Saturday Video: Advice for #Writers – Via Extra Credits’ Places of #Horror

Usually our Videos are from authors talking about their own writing tips and tricks. The writing has varied from science fiction and fantasy, to romance, to comics, but today, I thought it would be fantastic to hear from people whose interest is in writing related to games. This episode of Extra Credits does a wonderful job of exploring settings in horror. While their focus is on horror in gaming, the setting of tone and an understanding of our own fears is discussed and important information regardless of the medium in which you work.

Horror settings fall into two basic categories: places of disempowerment and places of isolation. Places of disempowerment – such as alien worlds and the bottom of the sea – force us into situations where we don’t understand the rules of our environment, and can never tell when our expectations will be suddenly reversed. Places of isolation, like remote cabins and arctic research stations, make sure we know that no one will help us: if we can’t find a way to survive, we will simply die. The inherent terror in these settings can be amplified by giving them a haunted past, such an ancient graveyard or an abandoned asylum, or by making the place itself possessed of malice and willpower that’s directed against those inside it. Finally, these settings can provide psychological landscapes that reflect someone’s inner struggles and fears directly back onto them.


Impostor Syndrome, the Bane of #Writers Everywhere

Imposter-Syndrome-MouseWe’ve all been there. That feeling that suddenly someone is going to come up and say, “I don’t know who let you in, or who said you could call yourself a creative, but you don’t belong. Get out.”  And they say it loudly, so everyone in the crowded room that is made up of everyone you ever knew can clearly hear. And THEN you realize not only are you a crappy writer, but also that you’re naked.  Or wait, is that a different dream?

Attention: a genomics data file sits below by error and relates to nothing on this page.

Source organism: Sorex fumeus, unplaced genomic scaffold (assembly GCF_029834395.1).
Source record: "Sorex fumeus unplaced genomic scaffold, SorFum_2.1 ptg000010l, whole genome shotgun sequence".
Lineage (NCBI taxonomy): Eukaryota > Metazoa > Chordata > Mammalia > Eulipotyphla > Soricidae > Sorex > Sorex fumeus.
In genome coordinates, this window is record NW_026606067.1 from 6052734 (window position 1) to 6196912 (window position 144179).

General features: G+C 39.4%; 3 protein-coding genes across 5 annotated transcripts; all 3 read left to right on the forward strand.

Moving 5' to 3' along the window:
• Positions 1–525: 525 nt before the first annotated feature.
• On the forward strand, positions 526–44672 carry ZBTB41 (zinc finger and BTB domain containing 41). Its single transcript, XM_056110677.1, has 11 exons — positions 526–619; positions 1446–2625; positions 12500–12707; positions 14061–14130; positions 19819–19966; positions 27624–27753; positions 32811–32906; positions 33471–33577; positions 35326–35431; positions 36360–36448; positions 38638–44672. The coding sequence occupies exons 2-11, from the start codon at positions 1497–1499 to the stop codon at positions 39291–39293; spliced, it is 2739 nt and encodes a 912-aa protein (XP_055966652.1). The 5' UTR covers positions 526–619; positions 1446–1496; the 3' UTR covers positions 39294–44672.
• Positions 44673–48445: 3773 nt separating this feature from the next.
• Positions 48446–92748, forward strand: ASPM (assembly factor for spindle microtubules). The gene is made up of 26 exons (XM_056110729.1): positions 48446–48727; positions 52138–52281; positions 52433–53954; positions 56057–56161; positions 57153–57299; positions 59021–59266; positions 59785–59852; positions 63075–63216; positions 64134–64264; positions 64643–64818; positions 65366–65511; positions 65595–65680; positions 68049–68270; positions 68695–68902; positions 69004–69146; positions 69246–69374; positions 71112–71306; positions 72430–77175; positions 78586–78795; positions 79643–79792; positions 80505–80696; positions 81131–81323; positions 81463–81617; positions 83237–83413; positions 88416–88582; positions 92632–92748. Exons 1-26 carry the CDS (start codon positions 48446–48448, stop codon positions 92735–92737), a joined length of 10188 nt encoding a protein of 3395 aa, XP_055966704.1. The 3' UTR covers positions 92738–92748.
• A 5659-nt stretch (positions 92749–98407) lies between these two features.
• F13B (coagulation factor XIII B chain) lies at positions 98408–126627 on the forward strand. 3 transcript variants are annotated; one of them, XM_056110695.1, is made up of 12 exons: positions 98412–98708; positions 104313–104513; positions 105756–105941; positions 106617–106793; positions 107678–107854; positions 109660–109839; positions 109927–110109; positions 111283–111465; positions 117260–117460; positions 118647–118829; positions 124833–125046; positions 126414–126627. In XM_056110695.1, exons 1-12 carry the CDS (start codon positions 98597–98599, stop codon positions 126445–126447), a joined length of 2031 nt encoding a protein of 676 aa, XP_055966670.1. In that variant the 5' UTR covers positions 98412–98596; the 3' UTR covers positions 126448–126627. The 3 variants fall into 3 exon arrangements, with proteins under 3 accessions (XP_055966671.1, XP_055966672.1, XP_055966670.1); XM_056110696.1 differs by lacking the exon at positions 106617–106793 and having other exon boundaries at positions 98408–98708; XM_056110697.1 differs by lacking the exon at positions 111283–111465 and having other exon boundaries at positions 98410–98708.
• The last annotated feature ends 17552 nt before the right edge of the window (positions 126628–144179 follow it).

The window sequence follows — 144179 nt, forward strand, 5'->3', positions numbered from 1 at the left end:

So how do you fight Impostor Syndrome?  Well, fortunately for us, Awesomely Luvvie has an answer. Complete with gifs!

I’ve included some of her bullet points for you tl;dr folks but seriously, the full post is totally awesome and worth every word. :)  Also, don’t forget to check out some of her other stuff!

Imposter Syndrome is liar, and too many of us have accepted it as truth. How do we fight it? How do we kick it out of our heads, or at least turn the volume down?

I remind myself that:

  1. I’m not the best. I don’t have to be. I am enough.
  2. I’ve worked my ass off. At the minimum, that hard work has earned me a ticket in.
  3. Knowing that there are subpar and mediocre ass people out there who still think they belong in the room that your EXCEPTIONAL ass thinks you don’t deserve to be in.
  4. Even if I happen to be in the room by accident, and by no doing of my own, I AM IN THAT ROOM. It is no longer an accident.


Which Shakespeare Play Should I See (An Awesome Chart from Mya Gosling)

From: http://goodticklebrain.com/home/2016/4/18/which-shakespeare-play-should-i-see-an-illustrated-flowchart. Mya Gosling has some amazing Shakespearian comics you MUST read.

I think the one below is pretty self-explanatory. 😉

Which Shakespeare to See


Re-Writing your #History – #Writing (and Life) Advice from April Thompson

I love this TED Talk! The opening solo bit from Liberty City is a powerful message about telling your own story and not letting others limits, limit you. Something that isn’t easy. The world is filled with “Boundaries, shoulds, woulds, and supposed tos…”  The only real boundary is the breadth and scope of  your imagination.  Now THAT is something to remember.  Check it out and let us know what you think.